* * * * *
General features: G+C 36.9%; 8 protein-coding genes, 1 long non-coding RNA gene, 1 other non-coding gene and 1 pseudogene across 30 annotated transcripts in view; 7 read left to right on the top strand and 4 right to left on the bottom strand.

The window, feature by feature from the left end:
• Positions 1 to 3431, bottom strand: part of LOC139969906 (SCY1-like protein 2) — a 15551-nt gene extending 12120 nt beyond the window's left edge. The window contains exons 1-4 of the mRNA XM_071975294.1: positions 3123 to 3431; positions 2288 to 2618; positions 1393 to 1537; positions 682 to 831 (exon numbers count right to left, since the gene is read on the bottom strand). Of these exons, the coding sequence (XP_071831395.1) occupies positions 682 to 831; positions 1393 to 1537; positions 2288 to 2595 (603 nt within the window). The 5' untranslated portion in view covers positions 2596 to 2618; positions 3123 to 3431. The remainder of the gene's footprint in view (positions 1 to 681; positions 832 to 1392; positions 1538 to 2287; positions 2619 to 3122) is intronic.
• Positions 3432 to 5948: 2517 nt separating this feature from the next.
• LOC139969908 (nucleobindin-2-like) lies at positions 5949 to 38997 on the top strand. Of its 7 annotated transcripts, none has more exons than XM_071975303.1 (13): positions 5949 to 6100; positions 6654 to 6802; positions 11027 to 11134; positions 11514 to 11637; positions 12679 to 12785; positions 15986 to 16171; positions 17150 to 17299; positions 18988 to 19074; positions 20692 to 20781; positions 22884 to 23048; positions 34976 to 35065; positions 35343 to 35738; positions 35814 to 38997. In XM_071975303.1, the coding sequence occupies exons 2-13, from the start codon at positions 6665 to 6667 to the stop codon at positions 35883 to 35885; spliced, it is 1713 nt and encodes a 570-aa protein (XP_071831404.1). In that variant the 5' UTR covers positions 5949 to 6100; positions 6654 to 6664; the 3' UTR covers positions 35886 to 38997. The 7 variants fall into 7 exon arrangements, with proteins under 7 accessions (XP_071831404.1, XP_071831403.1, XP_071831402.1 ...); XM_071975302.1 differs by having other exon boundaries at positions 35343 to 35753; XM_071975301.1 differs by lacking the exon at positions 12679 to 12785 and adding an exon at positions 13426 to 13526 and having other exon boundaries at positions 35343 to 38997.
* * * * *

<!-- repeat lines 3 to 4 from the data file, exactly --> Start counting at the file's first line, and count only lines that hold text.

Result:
• Positions 1 to 3431, bottom strand: part of LOC139969906 (SCY1-like protein 2) — a 15551-nt gene extending 12120 nt beyond the window's left edge. The window contains exons 1-4 of the mRNA XM_071975294.1: positions 3123 to 3431; positions 2288 to 2618; positions 1393 to 1537; positions 682 to 831 (exon numbers count right to left, since the gene is read on the bottom strand). Of these exons, the coding sequence (XP_071831395.1) occupies positions 682 to 831; positions 1393 to 1537; positions 2288 to 2595 (603 nt within the window). The 5' untranslated portion in view covers positions 2596 to 2618; positions 3123 to 3431. The remainder of the gene's footprint in view (positions 1 to 681; positions 832 to 1392; positions 1538 to 2287; positions 2619 to 3122) is intronic.
• Positions 3432 to 5948: 2517 nt separating this feature from the next.